Religious lady at the coffee shop yesterday

started telling me how she was missing church in order to make coffee. Brought to mind the many Sundays I experienced in the 1950s and early ’60s back in Winnipeg when not much was shakin’ on Sundays. Many people then still went to church, major stores were closed, and Sundays were largely “a day of rest” for most of the populace. I would seldom see any friends those days. The only things happening were the Winnipeg Warriors hockey games and maybe the occasional concert. On the tube, families and kids watched Walt Disney around 5 or 6 pm and the Ed Sullivan variety show brightened up Sunday evenings (where so many of my generation first saw Elvis and The Beatles play live).

But once I got into senior high (1964), that began to change with my new Silver Heights friends; any day was eligible for socializing freely. I can still remember being surprised that a nearby church windowed basement had a dance going on in the evening with The Deverons (Burton Cummings’ original band); a church teen group put it on. When I started working Sundays periodically in 1967, it really came home that people had always worked Sundays to keep essential services like hospitals and buses running to accommodate real needs, Later when I came to Edmonton in 1968 and 1970, it was really still Deadsville here on Sundays–nothing open, nothing on except for the Klondike Days promenade during which the downtown streets were closed off.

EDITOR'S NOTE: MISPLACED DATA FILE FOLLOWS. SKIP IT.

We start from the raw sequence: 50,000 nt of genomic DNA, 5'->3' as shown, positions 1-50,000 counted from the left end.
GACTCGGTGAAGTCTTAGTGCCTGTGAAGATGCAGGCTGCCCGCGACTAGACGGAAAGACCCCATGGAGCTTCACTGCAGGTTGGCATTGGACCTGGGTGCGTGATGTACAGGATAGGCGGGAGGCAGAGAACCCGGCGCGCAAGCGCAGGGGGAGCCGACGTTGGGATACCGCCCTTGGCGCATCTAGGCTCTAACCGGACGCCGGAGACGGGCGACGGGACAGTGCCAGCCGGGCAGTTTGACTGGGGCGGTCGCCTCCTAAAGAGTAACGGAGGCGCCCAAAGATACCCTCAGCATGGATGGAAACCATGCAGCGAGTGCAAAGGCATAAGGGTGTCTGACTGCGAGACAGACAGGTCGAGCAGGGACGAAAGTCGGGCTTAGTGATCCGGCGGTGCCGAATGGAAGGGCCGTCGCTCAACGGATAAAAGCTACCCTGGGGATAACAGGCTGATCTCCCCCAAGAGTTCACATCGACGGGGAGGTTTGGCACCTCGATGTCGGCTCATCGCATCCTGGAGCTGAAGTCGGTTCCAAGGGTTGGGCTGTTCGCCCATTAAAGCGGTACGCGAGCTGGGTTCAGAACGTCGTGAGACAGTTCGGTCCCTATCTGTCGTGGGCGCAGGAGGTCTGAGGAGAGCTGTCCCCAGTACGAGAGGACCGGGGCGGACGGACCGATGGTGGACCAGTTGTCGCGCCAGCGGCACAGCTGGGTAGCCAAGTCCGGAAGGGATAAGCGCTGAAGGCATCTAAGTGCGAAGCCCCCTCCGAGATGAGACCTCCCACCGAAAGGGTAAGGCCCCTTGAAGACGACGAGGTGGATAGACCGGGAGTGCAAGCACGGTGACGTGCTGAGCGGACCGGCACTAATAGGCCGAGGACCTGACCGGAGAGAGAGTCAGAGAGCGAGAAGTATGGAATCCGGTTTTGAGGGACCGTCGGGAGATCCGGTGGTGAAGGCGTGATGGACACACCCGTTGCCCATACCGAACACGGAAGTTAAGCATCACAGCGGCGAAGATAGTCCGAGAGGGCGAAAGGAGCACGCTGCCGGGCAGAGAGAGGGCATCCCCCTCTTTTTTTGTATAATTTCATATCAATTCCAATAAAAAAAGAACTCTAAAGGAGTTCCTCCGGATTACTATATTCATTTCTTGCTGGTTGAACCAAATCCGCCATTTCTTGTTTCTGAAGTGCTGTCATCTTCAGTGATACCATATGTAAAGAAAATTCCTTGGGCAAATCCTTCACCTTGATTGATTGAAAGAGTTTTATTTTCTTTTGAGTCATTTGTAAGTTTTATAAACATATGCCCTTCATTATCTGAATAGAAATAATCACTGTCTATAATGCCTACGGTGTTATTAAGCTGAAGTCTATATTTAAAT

The woman in the coffee shop yesterday reminded me of how Sundays had changed over the decades and how our country lost a lot of peace and quietness as it turned Sunday more into just another busy day full of possible activities. In our family and home, Sunday usually remains a family day with visiting and celebrating par for the course. Yesterday my daughter and her companion came over for a delivered Chinese food repast on St. Patrick’s Day. I spent the afternoon before that attending an Edmonton Stroll of Poets AGM where I sold some copies of my new book, reconnected and socialized with poet-friends, and even read one 1990 poem that went over well with the best possible audience for poetry in town. No, none of the latter would have been typical or possible in those olde Sundays so long ago.

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